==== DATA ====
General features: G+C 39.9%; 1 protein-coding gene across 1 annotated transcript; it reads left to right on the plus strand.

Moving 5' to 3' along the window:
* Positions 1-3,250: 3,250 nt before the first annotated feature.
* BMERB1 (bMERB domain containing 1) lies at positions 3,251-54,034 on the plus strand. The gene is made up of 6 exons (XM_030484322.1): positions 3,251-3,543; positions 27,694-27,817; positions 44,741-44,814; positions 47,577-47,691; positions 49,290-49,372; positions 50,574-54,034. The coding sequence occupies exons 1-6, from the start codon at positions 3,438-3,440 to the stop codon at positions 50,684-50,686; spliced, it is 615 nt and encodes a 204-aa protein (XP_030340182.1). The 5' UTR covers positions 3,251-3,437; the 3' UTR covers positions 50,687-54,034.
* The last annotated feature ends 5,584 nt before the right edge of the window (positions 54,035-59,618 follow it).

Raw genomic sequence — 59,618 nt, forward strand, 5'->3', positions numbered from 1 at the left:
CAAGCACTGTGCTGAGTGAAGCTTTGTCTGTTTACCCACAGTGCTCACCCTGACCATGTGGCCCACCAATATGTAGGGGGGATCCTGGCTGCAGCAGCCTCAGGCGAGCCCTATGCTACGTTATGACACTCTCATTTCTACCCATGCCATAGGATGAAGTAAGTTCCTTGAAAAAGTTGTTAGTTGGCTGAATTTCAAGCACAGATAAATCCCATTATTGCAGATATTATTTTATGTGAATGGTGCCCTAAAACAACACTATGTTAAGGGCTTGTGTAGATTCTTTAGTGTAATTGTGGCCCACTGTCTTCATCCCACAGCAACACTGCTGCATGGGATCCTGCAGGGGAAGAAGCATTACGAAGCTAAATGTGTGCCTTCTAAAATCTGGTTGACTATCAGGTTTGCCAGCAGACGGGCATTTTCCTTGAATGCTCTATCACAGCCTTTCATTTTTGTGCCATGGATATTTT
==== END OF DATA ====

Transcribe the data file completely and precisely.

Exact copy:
General features: G+C 39.9%; 1 protein-coding gene across 1 annotated transcript; it reads left to right on the plus strand.

Moving 5' to 3' along the window:
* Positions 1-3,250: 3,250 nt before the first annotated feature.
* BMERB1 (bMERB domain containing 1) lies at positions 3,251-54,034 on the plus strand. The gene is made up of 6 exons (XM_030484322.1): positions 3,251-3,543; positions 27,694-27,817; positions 44,741-44,814; positions 47,577-47,691; positions 49,290-49,372; positions 50,574-54,034. The coding sequence occupies exons 1-6, from the start codon at positions 3,438-3,440 to the stop codon at positions 50,684-50,686; spliced, it is 615 nt and encodes a 204-aa protein (XP_030340182.1). The 5' UTR covers positions 3,251-3,437; the 3' UTR covers positions 50,687-54,034.
* The last annotated feature ends 5,584 nt before the right edge of the window (positions 54,035-59,618 follow it).

Raw genomic sequence — 59,618 nt, forward strand, 5'->3', positions numbered from 1 at the left:
CAAGCACTGTGCTGAGTGAAGCTTTGTCTGTTTACCCACAGTGCTCACCCTGACCATGTGGCCCACCAATATGTAGGGGGGATCCTGGCTGCAGCAGCCTCAGGCGAGCCCTATGCTACGTTATGACACTCTCATTTCTACCCATGCCATAGGATGAAGTAAGTTCCTTGAAAAAGTTGTTAGTTGGCTGAATTTCAAGCACAGATAAATCCCATTATTGCAGATATTATTTTATGTGAATGGTGCCCTAAAACAACACTATGTTAAGGGCTTGTGTAGATTCTTTAGTGTAATTGTGGCCCACTGTCTTCATCCCACAGCAACACTGCTGCATGGGATCCTGCAGGGGAAGAAGCATTACGAAGCTAAATGTGTGCCTTCTAAAATCTGGTTGACTATCAGGTTTGCCAGCAGACGGGCATTTTCCTTGAATGCTCTATCACAGCCTTTCATTTTTGTGCCATGGATATTTT